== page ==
Introduction: There is a worldwide pandemic of type 2 diabetes mellitus and approximately one-third of these individuals will develop diabetic nephropathy. Coupled with their increased risk for cardiovascular disease, these individuals pose an enormous economic and social burden to all countries. This review will discuss therapeutic strategies, aimed at control of blood pressure and proteinuria, to prevent or retard the development of diabetic nephropathy. Methods: Studies that involved patients with type 2 diabetes with albuminuria (microalbuminuria or proteinuria) and/or hypertension and/or renal impairment were included in this review. The PubMed Medline database was used as the source of data. Results: Blood pressure control is paramount in reducing cardiovascular risk and the development of diabetic nephropathy. The target blood pressure is <130/80 mm Hg in all patients with type 2 diabetes. Angiotensin receptor blockers (ARBs) are the preferred first-line agents while angiotensin-converting enzyme (ACE) inhibitors can be considered in those with microalbuminuria and normoalbuminuria. Reduction in proteinuria retards the progression of nephropathy and should be considered as a goal on its own. Dual therapy with an ACE inhibitor and ARB can be considered in patients with severe proteinuria or uncontrolled hypertension. Conclusion: Important strategies to prevent or retard the progression of diabetic nephropathy in type 2 diabetes include excellent blood pressure control with an aggressive approach to reduce microalbuminuria or proteinuria. The drugs of choice are the ARB and the ACE inhibitor.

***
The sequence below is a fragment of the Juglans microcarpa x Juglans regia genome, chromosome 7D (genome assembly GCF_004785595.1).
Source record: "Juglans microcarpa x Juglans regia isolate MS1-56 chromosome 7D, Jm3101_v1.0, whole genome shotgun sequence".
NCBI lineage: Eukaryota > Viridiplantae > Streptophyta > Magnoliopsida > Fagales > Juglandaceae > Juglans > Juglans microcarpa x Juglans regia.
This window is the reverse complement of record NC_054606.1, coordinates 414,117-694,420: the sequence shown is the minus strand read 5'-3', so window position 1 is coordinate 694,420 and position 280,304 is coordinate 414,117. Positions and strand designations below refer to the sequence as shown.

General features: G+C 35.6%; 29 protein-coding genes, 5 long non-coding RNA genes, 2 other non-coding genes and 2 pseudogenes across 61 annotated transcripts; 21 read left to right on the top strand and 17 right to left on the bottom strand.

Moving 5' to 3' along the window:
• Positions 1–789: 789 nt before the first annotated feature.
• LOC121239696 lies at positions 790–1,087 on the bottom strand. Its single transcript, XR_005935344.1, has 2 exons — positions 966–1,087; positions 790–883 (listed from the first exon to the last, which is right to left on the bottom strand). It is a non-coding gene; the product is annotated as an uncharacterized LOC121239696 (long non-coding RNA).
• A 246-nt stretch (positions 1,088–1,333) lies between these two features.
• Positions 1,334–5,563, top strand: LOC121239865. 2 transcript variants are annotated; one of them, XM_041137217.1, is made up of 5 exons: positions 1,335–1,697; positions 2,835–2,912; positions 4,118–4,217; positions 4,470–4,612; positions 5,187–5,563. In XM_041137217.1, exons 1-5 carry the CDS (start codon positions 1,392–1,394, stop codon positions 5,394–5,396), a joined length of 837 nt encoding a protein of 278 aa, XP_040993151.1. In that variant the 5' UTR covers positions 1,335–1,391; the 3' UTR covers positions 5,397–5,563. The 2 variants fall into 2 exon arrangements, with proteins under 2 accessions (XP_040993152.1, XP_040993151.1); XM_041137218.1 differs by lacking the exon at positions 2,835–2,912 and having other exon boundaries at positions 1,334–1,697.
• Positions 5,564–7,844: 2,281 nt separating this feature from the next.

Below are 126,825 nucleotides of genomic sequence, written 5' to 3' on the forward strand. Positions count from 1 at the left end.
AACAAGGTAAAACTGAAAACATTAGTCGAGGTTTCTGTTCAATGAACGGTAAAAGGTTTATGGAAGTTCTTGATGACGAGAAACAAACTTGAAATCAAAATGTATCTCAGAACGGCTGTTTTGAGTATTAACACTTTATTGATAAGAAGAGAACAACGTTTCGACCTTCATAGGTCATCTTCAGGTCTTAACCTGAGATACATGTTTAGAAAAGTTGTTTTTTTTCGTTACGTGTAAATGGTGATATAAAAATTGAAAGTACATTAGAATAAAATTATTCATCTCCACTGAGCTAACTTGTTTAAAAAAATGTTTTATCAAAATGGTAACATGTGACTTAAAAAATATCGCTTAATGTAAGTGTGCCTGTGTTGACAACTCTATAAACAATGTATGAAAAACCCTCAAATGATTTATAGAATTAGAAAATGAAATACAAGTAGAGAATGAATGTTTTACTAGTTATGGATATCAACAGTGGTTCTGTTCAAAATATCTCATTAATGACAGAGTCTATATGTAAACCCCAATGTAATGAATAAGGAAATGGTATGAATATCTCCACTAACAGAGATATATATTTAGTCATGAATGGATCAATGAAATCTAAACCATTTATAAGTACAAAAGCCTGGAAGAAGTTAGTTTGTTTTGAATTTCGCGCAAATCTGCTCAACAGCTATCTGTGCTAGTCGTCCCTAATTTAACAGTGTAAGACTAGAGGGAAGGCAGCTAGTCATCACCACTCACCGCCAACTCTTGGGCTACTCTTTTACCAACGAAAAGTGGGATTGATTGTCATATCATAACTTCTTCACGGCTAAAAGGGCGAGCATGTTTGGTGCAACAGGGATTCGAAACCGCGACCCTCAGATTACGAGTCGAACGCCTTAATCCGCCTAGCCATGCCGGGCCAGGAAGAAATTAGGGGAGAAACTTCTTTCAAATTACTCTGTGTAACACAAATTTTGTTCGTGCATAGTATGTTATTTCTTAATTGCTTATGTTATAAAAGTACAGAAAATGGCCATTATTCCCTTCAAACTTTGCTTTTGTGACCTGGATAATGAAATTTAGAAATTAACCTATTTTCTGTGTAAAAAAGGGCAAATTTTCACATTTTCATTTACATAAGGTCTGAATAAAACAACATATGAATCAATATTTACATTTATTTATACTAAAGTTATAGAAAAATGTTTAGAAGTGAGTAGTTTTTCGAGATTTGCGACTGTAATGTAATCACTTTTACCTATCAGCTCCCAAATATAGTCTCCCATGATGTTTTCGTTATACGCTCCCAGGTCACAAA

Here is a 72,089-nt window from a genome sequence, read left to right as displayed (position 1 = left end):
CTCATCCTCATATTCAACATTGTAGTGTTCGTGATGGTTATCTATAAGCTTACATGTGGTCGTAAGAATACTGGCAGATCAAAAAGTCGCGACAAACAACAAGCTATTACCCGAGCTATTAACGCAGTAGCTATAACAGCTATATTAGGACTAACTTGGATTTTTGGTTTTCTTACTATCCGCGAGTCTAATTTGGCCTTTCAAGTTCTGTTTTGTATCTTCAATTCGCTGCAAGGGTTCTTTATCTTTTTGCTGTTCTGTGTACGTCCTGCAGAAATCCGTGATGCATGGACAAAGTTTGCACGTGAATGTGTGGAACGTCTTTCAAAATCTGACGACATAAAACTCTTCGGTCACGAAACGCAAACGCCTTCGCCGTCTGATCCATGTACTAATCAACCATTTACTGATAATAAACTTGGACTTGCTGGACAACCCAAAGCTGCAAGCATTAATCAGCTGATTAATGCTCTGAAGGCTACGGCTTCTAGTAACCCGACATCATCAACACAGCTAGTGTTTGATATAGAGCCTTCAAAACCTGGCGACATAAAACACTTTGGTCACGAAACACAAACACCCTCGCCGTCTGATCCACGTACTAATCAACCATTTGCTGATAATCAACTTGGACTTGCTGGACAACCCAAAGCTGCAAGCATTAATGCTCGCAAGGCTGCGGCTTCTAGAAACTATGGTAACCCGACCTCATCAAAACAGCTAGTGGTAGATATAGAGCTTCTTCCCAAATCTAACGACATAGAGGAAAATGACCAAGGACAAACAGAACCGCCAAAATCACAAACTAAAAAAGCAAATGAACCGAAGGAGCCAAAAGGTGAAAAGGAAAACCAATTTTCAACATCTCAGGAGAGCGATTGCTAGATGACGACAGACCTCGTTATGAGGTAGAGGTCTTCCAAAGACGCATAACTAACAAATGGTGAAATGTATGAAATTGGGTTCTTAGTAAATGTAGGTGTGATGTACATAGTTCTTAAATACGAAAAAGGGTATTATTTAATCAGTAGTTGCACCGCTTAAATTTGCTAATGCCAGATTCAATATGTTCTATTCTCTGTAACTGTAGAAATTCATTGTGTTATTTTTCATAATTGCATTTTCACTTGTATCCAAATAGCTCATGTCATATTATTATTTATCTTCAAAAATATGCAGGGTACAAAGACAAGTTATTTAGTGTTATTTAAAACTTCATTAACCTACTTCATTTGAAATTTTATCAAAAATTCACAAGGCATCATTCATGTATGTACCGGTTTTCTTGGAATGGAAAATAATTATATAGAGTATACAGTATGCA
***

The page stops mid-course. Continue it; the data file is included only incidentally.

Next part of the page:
The prevalence of type 2 diabetes mellitus continues to climb at an alarming rate and the World Health Organisation predicts that the number of people affected with diabetes will more than double from the current 170 million to 370 million by the year 2030.1 Approximately one-third of these individuals will develop diabetic nephropathy.2 Coupled with their increased risk of cardiovascular disease, these individuals will pose a significant burden on the healthcare system of all countries. A similar situation is occurring in Singapore where the crude prevalence of diabetes is 9%3 and is one of the highest in the Asia-Pacific region. Diabetic nephropathy accounted for 47.2% of all new patients starting on dialysis in the year 2000 in Singapore and was the highest in the Asia-Pacific region.4
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